THE SOUND OF SILENCE is briefly interrupted as a vulture glides above. I both feel and hear the beating of its wings as they thump the sky. From across the desert plain the lonely cry of a locomotive creeps on the breeze. I stand and watch it run, shimmering bright in the heat, the clatter of wheel on rail reaching me after it has passed into the distance, thundering toward Mexico City some 690km south. It disappears from sight with a protesting howl, and silence descends once more. I move into the shade of a leafless tree in the centre of a dusty clearing. Not a soul in sight. The wind picks up: a soft burr against the dry rasp of unseen insects. I crouch and examine the peyote head most recently cut. Those already eaten, with slices of orange to alleviate the foul, sharply bitter flavour of the cactus, are already taking effect. Warm energy courses through my body, I feel plugged into my surroundings, into the earth itself. The peyote, small, round and green, topped with a delicate flower, feels alive in my hand; it seems to throb and pulsate like something alien and knowing. I cut and prepare it, already dreading the taste and texture barely hidden by the citrus fruit. But nothing good ever came easy. The rustle of dry, resisting undergrowth announces the return of the Kid. I cast a glance over my shoulder as he approaches the sanctuary of the tree. “I found more. Lots more” he grins.
I hadn’t made it this far north on my last trip. Though told of the deserts around the mountain hideaway of Real de Catorce, I’d decided not to journey up to partake after reading about the Huichol indians, and their anger at the peyoteros…travellers who seek the peyote for recreational use. Apparently they were forced to walk farther and farther into the desert to find enough for their ceremonies. I respected that, and travelled to other regions of Mexico instead. But then I reconsidered things on this trip. Having been an atheist since childhood, I looked at things the other way around. Peyote is something which grows naturally, and why shouldn’t it be available to all who seek its enlightenment? As long as it is taken for the right reasons, and not just to get high as a kite. I’d known something of the plant’s powers after reading The Doors Of Perception by Aldous Huxley as a student, and had been curious about it ever since. Though LSD and magic mushrooms are readily available in England, mescaline is not. This time around, I was keen to find out what it was all about.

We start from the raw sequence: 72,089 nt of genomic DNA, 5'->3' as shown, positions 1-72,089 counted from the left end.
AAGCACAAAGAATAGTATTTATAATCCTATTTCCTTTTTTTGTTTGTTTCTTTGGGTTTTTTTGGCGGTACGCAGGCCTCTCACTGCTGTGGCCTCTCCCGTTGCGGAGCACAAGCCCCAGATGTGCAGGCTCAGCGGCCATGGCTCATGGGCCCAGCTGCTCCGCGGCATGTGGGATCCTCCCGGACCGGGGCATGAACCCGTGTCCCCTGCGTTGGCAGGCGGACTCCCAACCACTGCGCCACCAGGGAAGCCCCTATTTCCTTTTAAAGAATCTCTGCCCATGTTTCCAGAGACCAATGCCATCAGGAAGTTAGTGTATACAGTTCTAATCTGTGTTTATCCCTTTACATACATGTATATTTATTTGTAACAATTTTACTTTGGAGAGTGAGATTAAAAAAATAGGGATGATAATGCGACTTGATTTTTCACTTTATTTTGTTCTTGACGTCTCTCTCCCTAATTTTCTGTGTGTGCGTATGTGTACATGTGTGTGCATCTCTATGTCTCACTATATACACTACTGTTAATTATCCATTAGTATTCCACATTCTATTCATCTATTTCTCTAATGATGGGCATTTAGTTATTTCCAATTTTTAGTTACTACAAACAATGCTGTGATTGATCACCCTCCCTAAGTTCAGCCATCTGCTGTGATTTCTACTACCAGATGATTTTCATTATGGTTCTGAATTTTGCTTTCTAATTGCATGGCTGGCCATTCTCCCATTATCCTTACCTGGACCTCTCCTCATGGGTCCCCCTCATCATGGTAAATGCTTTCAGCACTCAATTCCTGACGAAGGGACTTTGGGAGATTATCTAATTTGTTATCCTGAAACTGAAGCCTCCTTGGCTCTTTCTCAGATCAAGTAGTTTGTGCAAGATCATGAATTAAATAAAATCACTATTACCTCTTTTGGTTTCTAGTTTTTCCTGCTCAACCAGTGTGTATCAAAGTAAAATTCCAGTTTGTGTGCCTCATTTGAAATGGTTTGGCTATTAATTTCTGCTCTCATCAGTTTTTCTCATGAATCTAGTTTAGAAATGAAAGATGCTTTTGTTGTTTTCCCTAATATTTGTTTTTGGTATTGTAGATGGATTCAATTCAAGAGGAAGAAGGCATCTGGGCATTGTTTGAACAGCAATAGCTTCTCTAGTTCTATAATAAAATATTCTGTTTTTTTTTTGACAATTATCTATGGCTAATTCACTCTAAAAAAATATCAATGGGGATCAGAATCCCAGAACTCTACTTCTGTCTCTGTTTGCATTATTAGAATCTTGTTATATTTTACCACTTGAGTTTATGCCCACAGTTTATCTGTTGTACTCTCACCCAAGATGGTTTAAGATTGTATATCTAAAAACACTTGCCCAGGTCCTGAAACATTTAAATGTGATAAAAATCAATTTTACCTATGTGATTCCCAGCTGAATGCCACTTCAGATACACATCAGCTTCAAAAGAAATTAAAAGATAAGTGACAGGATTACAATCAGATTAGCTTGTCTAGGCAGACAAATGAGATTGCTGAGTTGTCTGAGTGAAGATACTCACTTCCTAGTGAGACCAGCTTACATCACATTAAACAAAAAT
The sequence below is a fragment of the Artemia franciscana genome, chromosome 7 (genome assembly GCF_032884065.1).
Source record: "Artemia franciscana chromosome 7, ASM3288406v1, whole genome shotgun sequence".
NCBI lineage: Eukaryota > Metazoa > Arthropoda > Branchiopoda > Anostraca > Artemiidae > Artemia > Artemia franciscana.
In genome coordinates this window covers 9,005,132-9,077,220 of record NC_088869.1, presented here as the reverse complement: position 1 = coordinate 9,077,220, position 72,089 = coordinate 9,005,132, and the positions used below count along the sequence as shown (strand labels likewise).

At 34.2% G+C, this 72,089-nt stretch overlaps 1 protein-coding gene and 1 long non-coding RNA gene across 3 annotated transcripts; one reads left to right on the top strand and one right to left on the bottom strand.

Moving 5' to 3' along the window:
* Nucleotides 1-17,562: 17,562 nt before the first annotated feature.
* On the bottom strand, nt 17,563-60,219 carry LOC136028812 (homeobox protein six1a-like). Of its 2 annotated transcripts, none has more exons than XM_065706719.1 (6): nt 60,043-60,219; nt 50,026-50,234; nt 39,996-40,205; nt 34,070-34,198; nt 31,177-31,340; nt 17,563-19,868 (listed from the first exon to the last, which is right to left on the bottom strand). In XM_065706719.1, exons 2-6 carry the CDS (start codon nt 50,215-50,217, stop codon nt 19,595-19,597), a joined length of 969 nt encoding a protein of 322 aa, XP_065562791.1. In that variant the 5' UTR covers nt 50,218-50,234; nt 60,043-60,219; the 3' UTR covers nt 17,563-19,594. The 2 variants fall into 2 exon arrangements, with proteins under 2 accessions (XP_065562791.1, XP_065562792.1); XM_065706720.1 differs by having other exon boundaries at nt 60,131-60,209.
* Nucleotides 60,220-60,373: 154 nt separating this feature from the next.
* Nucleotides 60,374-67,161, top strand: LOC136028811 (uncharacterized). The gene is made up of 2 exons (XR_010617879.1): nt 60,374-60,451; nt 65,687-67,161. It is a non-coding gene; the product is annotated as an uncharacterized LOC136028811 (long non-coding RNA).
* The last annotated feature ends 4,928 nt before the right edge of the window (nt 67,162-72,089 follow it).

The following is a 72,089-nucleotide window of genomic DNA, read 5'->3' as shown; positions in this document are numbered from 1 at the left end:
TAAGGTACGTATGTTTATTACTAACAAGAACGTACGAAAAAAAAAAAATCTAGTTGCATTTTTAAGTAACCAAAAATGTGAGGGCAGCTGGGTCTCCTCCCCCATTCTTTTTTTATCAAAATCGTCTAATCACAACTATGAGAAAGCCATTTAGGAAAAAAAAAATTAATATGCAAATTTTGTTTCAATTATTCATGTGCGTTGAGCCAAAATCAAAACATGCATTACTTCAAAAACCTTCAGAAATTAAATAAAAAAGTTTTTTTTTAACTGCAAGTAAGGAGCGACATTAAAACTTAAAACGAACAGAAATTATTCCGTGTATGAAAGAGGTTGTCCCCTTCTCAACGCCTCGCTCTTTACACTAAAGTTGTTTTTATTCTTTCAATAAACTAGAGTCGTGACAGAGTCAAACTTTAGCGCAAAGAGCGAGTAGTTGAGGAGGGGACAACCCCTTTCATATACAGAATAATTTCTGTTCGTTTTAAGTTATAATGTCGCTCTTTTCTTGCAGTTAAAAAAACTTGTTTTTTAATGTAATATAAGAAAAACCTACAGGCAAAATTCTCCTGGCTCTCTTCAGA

The Kid, a 22-year-old Spaniard, had been staying in the same Zacatecas hostel as myself. We decided to head to San Luis Potosi together, as we were traveling the same route. There were few foreign tourists around, and I knew this would be good for my Spanish. After one night in possibly the worst–run hostel I’ve ever had the displeasure to stay in, we were on an early bus to Matehuala, then another to Real de Catorce. A transfer to a smaller bus was required for the hair–raising hurtle through a dark tunnel of rock to the tiny pueblo nestled amongst hills and ravines on the other side. There are few entries to a remote spot as spectacular. Winding, broken-cobbled streets lead down to a small central plaza and tiny churches with pastel domes. Small roads and tracks traverse this central spine up and down the hill on which the town sits. Freshly painting buildings sit alongside derelict neighbours; donkeys bray and church bells chime irregularly; dusty horsemen saunter lazily through the streets. In the early morning and late afternoon, its grey stone buildings glow with a touch of pink in the advancing or retreating light. A truly magical place. Abandoned mines surround Real, and the plummeting price of silver in the last century caused the town’s virtual abandonment. It was only when foreign artists, charmed by its ghostly atmosphere, began to make it their home in the 1970s that the town’s fortunes turned around. The silver industry long–dead, tourism is now its lifeblood. The European–owned cafes and restaurants are a double–edged sword for me. On the one hand they detract somewhat from the look and atmosphere of the place but, if you want a decent coffee around here, you need a European to make it. Can’t have your cake and eat it, can you? Not if you want a nice long espresso to wash it down with, you can’t.
Preferring the surrounding hills to the pueblo itself, the first day was spent trekking up to the Cerro Quemada, three hours walk uphill: tiring at sea level, never mind at this altitude of 2700m. My lungs were burning by the time we reached the summit. On a clear day they reckon you can see for a hundred miles north. I can believe it; even on this slightly hazy day, mountain ranges were visible in every direction. My breath would have been taken away had the hike not already done so. I took the vista in between ragged gasps as we recovered. After a peaceful hour I returned downhill to Real. The Kid decided to go and watch the Huichol ceremony taking place at the top of the peaks. Later he told me that he was approached by one of the group and duly told to fuck off, and warned that the peyote was theirs alone. Not the most pleasant indigenous interaction, judging by the account of the shaken young man. I did try and tell him, mind. After lunch we trekked up to the Pueblo Fantasma (Ghost Town), the ruins above Real, and passed these to view the vast valley beyond from whence we'd come by bus the previous afternoon. A spectacular view.
A few further cups of Swiss–made coffee later and we’d had enough of town. It's very quiet. A couple of backpackers passed us, wearing indigenous clothing and haughty “I’m a better traveller than you” expressions. A few too many of those on the road for my liking. Autenticos, we call that breed. I'd be interested to know if they wear the gear back home. My mates would never let me live it down, I'd be torn to shreds. We agreed we’d head off in the morning. Tempting as it was to hire a guide for the trip into the desert, we both believed it was better to go it alone. Besides…they say that you don’t find the peyote, but that the peyote finds you. Like a lot of things in life, if it’s meant to be, it’ll be. The only thing I was slightly nervous about was the presence of both the police, and the activity of narco–traficantes who use the desert to move drugs and weapons. And to murder rivals. So the police didn’t worry me too much, as they are only looking for a bribe rather than to throw you into jail for a few days. The narcos are a different matter. I doubt that, had we stumbled across a group packing a truck full of cocaine, we would have been allowed to back away with a polite “Whoops. Sorry to disturb you, chaps…but you wouldn’t happen to know where the peyote is around here?” No chance: we'd have been shot where we stood and buried in the desert.